But wonder must always lead to prayer. Because a Christian must never lose hope, and prayer is the key to hope. When we choose to hoard our personal or communal wealth we lose our names, we lose our souls. When we choose to share it – especially when times are tough – we earn our names, we gain our souls.

My sisters and brothers, now is the time for us to place all of our hope in God, just as Jeremiah – he who is exalted – did in very difficult times. My brothers and sisters, today is the day in which we must totally place our faith in God, just as Lazarus – God is my help – did in awful personal circumstances. All of you good women and men, the Lord speaks to us today, this morning, here in Hartford, and he calls us to care for the poor, the oppressed, the hopeless, and even the angry among us, just as Jesus - God is our Salvation – did.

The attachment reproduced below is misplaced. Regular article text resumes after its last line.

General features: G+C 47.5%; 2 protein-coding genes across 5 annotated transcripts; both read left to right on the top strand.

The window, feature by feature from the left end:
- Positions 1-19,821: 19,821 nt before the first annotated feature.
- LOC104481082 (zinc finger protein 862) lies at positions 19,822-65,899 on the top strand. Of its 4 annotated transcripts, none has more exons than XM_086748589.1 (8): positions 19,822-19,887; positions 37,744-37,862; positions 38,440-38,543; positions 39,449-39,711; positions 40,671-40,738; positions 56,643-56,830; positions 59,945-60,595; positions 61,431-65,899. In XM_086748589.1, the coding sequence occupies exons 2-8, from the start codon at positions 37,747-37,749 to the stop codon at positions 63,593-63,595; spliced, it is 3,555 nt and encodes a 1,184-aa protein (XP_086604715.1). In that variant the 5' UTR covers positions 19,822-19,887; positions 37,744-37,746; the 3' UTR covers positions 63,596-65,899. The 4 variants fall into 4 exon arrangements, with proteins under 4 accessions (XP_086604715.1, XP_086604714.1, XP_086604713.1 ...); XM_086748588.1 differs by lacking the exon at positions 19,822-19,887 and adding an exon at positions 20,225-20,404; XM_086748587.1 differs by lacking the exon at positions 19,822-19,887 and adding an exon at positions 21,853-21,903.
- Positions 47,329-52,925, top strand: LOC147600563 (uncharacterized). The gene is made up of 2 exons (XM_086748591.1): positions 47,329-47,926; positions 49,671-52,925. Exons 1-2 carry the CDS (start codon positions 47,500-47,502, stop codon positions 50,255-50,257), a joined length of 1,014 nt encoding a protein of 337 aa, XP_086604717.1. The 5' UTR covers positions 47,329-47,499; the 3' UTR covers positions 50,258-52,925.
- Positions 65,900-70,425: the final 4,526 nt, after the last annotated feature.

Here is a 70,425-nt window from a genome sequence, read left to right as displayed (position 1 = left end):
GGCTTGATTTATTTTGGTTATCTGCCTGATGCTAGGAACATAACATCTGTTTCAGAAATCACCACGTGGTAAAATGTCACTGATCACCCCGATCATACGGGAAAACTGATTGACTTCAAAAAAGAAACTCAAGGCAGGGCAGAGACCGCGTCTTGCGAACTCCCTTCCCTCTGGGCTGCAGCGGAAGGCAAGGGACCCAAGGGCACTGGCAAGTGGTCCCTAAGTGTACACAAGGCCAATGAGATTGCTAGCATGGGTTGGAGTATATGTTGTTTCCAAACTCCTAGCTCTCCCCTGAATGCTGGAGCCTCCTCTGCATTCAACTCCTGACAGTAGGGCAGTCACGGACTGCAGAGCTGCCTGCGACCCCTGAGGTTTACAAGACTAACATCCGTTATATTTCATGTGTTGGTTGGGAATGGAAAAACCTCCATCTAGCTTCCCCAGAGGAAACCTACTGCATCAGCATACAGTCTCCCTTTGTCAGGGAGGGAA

When we do this, when we choose hope instead of anger; when we choose to heap the plates of the poor with food, rather than scorn; when we choose heaven instead of hell; we will then have the right to call ourselves Christians, for we would have listened to Moses and the Prophets and Jesus the Christ. AMEN.

RCL - Proper 21C - September 26, 2010 - Br. Scott

Holy Cross Monastery, West Park, NY
Br. Scott Borden, OHC
RCL - Proper 21C - September 26, 2010

Amos 6:1a, 4-7
1 Timothy 6:6-19
Luke 16:19-31

In today's reading from the Gospel According to Luke we encounter the parable that previous generations would have known as the story of Dives and Lazarus. Its been the subject of musical composition, paintings, and such. Its one of the most portrayed stories in the Bible – probably because of its depiction of hell. For those looking for fire and brimstone – here it is...

These days its notable that Dives has been stripped of his name – he's now just “a rich man.” Dives never really was his name, just an adjective meaning, of course, rich man...

Lazarus, who had nothing in this world, has been allowed to keep his name – though his name is also, in a sense, an adjective. Lazarus is a form of Eliazar – which means “God is my help.”

Dives is rich and needs no help, and Lazarus is desperately poor and needs all the help he can get.